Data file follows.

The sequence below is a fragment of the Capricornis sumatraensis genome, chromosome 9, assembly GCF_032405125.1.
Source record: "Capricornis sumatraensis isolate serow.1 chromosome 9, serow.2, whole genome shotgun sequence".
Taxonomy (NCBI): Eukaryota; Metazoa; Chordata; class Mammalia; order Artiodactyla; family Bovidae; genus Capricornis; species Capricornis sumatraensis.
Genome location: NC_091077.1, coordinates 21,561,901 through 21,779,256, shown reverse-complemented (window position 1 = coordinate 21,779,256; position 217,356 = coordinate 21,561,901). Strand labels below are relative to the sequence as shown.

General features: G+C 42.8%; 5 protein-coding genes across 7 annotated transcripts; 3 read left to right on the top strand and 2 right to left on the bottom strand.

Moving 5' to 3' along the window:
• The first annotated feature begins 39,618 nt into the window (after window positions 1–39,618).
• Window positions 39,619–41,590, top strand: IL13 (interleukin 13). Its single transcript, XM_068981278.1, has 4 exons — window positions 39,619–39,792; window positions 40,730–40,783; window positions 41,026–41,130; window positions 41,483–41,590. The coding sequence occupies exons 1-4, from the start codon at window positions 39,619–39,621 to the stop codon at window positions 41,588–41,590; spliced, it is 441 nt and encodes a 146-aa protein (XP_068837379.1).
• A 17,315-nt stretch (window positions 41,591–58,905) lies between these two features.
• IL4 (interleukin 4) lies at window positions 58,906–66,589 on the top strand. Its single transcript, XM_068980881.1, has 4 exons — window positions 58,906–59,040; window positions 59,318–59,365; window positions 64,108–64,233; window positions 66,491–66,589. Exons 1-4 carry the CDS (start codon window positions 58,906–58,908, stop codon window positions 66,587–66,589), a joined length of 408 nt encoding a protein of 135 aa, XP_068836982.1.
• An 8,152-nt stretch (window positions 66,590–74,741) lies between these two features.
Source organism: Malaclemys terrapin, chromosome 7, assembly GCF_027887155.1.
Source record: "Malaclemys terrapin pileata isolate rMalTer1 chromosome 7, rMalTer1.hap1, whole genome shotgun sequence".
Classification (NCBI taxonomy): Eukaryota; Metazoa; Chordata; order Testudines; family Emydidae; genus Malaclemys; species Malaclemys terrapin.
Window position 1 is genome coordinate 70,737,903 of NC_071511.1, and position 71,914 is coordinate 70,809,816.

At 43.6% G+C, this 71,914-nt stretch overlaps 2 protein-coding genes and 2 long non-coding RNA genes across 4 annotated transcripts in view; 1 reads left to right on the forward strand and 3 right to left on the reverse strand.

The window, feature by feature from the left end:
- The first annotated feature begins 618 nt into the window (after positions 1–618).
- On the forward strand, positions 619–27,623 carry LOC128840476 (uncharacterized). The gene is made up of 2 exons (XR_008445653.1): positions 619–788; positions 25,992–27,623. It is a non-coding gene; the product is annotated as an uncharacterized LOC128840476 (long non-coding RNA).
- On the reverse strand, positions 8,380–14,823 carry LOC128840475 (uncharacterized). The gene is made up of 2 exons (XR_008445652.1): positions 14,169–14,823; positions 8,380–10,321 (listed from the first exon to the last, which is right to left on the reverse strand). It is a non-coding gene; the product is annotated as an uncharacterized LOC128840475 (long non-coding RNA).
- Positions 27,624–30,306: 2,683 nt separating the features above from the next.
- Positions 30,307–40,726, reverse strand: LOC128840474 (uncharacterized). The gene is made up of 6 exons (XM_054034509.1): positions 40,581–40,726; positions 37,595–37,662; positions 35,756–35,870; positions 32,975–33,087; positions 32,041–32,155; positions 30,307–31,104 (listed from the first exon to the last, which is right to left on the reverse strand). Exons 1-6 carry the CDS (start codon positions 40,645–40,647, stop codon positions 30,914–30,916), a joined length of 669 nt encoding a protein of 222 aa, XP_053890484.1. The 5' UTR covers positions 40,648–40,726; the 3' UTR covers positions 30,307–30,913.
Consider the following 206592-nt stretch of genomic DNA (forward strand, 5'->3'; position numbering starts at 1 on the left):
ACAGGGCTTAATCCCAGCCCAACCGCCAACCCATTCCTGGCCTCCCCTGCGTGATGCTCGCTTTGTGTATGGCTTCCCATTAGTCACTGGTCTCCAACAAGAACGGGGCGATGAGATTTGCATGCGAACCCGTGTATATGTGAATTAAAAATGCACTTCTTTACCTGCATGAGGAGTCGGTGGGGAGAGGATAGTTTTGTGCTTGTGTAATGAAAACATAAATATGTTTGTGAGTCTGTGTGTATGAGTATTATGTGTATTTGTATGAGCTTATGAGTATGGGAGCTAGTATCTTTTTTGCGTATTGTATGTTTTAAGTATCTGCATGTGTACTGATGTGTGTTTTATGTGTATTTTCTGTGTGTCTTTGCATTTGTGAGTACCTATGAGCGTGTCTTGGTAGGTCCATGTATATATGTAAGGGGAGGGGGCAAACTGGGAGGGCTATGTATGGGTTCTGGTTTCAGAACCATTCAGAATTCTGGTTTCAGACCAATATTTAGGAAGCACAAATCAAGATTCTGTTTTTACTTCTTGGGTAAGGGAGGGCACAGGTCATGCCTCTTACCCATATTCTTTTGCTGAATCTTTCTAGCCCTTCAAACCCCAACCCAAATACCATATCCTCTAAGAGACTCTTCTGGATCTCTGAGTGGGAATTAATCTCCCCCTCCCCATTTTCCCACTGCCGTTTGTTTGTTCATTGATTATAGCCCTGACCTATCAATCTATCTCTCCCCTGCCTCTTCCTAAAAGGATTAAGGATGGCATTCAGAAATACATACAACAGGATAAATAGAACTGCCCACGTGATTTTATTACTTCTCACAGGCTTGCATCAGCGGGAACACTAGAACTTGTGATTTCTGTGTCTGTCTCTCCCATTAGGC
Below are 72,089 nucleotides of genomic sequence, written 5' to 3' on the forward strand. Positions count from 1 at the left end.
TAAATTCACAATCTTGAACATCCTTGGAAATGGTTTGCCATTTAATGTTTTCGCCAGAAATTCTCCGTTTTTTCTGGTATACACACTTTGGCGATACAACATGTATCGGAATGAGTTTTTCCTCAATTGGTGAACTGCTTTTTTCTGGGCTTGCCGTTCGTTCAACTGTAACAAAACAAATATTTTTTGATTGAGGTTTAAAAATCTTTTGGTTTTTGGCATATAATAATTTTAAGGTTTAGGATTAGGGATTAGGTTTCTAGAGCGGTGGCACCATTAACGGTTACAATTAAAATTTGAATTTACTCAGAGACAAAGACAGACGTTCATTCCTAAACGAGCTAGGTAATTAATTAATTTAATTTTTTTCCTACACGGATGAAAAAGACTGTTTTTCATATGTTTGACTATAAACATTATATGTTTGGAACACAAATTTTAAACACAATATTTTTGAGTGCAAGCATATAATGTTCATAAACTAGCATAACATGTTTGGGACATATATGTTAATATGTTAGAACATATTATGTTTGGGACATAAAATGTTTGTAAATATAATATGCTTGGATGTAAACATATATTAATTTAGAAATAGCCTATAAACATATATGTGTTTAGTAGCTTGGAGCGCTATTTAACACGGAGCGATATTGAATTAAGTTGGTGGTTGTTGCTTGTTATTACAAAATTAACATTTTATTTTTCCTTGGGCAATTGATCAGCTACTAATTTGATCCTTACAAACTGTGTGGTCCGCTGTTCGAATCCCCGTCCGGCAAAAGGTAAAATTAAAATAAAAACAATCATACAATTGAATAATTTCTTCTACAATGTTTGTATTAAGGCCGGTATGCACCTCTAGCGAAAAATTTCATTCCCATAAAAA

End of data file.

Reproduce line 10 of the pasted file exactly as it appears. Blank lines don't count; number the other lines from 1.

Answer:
• IL4 (interleukin 4) lies at window positions 58,906–66,589 on the top strand. Its single transcript, XM_068980881.1, has 4 exons — window positions 58,906–59,040; window positions 59,318–59,365; window positions 64,108–64,233; window positions 66,491–66,589. Exons 1-4 carry the CDS (start codon window positions 58,906–58,908, stop codon window positions 66,587–66,589), a joined length of 408 nt encoding a protein of 135 aa, XP_068836982.1.